Unions, which represented more than one-third of U.S. workers in the 1950s, have been declining steadily ever since, to the point that they now represent only a little more than 12 percent of U.S. workers.
So, how can organized labor reverse the downward trend? The answer should be obvious. And it certainly is to union leaders: that is, recruit the workers, aged 18 to 29, who are especially hurting economically. The younger workers need unions as much as unions need them.
Unions hope to attract such workers by demonstrating that unionized workers invariably do much better than non-union workers in pay and benefits and have a greater voice in community and political affairs.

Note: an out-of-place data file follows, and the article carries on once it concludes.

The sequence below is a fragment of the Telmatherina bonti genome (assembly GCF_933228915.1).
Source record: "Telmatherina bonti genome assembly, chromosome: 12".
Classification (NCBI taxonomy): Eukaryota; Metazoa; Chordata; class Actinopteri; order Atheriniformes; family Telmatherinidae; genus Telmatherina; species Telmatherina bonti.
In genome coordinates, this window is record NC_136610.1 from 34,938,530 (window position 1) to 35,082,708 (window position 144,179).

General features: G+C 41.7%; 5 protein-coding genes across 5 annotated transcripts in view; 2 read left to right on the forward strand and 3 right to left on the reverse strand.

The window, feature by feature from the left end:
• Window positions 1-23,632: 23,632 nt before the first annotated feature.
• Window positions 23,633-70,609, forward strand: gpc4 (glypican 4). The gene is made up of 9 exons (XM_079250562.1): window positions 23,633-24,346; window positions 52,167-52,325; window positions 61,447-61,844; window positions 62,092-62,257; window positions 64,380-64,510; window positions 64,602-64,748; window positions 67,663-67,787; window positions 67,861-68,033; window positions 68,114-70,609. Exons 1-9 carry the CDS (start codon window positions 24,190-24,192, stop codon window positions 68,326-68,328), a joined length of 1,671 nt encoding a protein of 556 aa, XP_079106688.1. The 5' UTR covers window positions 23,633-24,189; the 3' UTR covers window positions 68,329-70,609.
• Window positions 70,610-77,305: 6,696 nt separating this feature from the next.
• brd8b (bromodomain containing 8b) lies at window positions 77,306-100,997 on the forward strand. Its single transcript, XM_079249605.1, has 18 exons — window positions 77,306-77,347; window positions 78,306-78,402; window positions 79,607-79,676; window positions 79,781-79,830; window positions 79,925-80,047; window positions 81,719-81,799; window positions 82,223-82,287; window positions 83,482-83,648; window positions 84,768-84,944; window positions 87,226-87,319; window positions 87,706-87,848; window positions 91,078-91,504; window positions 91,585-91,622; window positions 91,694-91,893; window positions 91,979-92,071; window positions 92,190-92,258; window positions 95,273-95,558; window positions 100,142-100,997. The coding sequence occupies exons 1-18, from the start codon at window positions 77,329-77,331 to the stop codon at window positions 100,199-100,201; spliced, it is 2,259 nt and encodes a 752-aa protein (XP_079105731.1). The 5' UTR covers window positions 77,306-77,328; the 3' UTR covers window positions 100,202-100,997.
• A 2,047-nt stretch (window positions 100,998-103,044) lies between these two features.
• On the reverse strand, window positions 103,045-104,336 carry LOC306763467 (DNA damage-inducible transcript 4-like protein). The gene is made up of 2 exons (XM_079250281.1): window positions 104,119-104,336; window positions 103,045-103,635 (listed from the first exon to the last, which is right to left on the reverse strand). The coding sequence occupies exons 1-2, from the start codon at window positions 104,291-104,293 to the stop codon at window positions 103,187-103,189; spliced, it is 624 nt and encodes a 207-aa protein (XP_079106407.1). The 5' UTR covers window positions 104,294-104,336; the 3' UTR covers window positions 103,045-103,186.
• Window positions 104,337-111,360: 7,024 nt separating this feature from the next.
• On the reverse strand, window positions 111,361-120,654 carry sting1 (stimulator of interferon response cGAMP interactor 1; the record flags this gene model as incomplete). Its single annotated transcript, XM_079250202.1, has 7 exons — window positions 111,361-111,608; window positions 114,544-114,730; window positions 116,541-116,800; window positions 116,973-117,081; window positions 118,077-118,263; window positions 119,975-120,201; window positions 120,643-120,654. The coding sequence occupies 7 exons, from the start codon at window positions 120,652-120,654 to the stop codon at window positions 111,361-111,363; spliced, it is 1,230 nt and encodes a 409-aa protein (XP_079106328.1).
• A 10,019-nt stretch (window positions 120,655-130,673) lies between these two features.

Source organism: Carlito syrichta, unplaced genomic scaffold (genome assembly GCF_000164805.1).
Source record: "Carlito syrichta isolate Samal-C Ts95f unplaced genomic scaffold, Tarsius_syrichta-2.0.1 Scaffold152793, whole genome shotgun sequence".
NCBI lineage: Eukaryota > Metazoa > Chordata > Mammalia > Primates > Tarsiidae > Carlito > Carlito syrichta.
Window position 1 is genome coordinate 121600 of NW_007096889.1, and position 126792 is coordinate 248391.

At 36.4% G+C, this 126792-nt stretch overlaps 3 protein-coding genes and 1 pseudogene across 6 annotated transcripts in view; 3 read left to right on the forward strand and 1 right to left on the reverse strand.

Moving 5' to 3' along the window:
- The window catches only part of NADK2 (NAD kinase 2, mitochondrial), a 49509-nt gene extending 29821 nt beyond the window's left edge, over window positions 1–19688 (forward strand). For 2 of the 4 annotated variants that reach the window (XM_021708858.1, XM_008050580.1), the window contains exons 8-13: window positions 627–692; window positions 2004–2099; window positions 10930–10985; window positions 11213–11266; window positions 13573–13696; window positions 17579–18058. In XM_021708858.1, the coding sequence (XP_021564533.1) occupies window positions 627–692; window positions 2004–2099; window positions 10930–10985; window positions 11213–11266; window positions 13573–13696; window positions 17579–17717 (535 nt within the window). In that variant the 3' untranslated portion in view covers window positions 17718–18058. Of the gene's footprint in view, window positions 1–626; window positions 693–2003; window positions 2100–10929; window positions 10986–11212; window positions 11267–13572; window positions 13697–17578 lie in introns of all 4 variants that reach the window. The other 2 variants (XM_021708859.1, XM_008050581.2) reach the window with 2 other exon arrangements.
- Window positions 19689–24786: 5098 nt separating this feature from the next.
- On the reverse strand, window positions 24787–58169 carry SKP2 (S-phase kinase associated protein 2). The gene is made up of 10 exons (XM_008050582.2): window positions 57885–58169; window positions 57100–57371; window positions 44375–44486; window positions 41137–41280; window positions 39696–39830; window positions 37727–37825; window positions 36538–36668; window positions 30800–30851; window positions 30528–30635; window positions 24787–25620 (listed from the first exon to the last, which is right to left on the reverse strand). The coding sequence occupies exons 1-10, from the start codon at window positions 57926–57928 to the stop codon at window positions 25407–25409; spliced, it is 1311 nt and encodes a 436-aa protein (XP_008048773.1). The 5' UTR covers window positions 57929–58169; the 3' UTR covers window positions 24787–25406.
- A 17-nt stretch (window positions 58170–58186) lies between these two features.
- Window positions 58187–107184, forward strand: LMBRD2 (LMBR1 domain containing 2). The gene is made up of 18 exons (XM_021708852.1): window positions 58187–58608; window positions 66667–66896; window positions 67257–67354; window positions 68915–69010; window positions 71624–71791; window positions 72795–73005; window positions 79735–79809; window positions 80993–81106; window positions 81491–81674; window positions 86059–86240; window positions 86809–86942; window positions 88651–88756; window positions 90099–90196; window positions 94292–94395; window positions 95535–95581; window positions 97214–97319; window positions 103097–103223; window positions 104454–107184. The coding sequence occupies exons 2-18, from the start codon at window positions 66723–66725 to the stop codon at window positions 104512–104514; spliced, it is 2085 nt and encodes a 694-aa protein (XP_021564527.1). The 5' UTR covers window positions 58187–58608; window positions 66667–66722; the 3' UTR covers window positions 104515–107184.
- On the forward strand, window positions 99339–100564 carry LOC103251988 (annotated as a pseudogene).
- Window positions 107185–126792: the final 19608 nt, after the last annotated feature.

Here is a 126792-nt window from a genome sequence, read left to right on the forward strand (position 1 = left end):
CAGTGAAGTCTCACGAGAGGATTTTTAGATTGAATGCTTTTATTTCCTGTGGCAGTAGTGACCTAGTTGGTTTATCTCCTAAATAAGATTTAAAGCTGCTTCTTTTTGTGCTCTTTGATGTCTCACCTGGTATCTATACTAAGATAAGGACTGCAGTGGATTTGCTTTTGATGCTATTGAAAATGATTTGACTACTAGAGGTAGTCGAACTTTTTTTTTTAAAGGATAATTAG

The average wage of unionized younger workers is about $15 an hour more than 12 percent or $1.75 an hour more than non-union workers of the same age. And 40 percent of unionized younger workers have employer-financed health care, while only 20 percent of those outside unions have such a benefit.
Yet despite the clear advantages of unionization, younger workers generally have had the lowest unionization rate of any age group. Only about 7 percent of workers aged 18 to 29 are in unions.